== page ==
Nuiman Romero and Chris Leroux are baseball journeymen. While the word may have a negative connotation today, its origins go back to medieval times, when it meant a professional who’d do a day’s work (from the French word for day, journée). Some journeymen traveled far and wide to learn their craft; some still do.
Romero was drafted by the Cleveland Indians in 2002. In 10 years of North American minor-league baseball, he’s played for 13 different teams, including All-Star turns with Kinston (Carolina League), Bowie and Erie (Eastern League). In that time, he’s played a total of 12 major-league games, for the Red Sox and Indians. He’ll turn 30 years old in two weeks. He gets a shot at the bigs with the A’s Triple-A affiliate (AAAA?), the Nashville Sounds, this coming season.
This season, Romero led the surprising Caribes of Anzoategui to a first-place finish in the regular season, and he’s batting .533 as they take an early advantage in the semifinals. This is no accident–Nuiman his .347 in the first 64 games prior of the opening season. Las Vegas, Akron, Columbus, Pawtucket: Nuiman’s resume reads like the itinerary for an early Aerosmith tour. Go on, son.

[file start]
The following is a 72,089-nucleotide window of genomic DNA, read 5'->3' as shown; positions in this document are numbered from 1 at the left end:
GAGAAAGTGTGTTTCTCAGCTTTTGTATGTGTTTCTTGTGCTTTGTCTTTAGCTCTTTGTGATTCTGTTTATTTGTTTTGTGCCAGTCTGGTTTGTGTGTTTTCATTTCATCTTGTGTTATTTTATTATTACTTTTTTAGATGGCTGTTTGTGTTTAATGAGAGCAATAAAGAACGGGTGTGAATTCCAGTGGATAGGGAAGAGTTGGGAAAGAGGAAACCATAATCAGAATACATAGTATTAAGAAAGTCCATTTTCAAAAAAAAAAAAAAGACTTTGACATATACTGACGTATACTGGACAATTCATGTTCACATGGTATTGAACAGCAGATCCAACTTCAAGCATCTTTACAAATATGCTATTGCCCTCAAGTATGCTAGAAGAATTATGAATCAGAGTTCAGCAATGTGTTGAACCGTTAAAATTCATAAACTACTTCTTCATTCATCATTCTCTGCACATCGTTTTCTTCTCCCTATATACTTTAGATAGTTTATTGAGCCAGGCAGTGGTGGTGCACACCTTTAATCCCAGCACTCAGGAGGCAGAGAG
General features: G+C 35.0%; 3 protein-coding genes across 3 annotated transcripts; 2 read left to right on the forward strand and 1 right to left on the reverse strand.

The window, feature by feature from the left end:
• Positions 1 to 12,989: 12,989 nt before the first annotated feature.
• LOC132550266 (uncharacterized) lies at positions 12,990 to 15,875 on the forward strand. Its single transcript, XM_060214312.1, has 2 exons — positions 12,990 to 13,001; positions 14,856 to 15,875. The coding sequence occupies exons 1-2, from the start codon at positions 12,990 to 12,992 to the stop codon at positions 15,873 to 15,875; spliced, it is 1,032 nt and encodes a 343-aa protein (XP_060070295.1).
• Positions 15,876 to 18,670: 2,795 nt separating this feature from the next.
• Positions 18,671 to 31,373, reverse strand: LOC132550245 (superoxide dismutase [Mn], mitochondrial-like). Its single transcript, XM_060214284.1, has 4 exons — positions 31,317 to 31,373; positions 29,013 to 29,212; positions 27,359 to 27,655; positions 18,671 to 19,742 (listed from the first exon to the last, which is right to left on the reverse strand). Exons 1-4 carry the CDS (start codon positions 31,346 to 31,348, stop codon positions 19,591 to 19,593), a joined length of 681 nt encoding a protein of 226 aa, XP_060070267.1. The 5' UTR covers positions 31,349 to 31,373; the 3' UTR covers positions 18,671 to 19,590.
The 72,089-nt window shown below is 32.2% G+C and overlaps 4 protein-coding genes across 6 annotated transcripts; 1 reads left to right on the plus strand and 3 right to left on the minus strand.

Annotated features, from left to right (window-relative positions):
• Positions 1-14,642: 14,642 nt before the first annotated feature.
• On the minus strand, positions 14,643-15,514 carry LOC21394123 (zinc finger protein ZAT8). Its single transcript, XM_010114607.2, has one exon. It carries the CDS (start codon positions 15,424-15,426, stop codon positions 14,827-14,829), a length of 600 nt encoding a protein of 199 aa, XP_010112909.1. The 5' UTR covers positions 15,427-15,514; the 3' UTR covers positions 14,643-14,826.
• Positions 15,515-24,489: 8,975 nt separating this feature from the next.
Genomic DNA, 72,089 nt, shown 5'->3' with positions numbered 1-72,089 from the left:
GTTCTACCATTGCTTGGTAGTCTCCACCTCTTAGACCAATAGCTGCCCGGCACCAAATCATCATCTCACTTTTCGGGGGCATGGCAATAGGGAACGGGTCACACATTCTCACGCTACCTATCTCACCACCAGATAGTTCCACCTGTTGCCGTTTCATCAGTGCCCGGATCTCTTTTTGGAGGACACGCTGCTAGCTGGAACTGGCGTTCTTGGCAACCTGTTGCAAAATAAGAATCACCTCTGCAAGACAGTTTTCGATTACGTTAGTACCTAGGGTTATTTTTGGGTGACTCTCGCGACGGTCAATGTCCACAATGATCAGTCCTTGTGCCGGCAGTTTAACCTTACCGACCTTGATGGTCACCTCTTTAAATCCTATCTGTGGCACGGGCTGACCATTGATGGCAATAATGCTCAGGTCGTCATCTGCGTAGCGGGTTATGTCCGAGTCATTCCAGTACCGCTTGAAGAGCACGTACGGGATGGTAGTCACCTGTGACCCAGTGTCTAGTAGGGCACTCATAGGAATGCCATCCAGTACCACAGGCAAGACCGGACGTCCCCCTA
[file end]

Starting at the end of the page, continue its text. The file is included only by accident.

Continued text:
Then there’s Chris Leroux, another 30-year-old who’s hung around the fringes of MLB for the past six years, making 65 appearances for the Pirates, Marlins and Yankees. Chris pitched six shutout innings for the Magallanes the other night as they keep pace with the Caribes in this second season of Venezuelan pelota. Being from Montreal, LeRoux might even know what journée means.
Indianapolis, Jupiter, Jacksonville….Leroux’s been around the block, 11 minor-league teams since 2005. In 2013, he may have fallen off your radar, fans, because he went and pitched five games for the Tokyo Yakult Swallows. And now, Valencia.
While anyone can admire the Miguel Cabreras of the world, the mighty batsmen capable of 450-foot home runs, I have a soft spot for the Nuiman Romeros and Chris Lerouxs of the baseball universe–and any universe. The day-laborers, working for their keep and their dream of Major League playing time.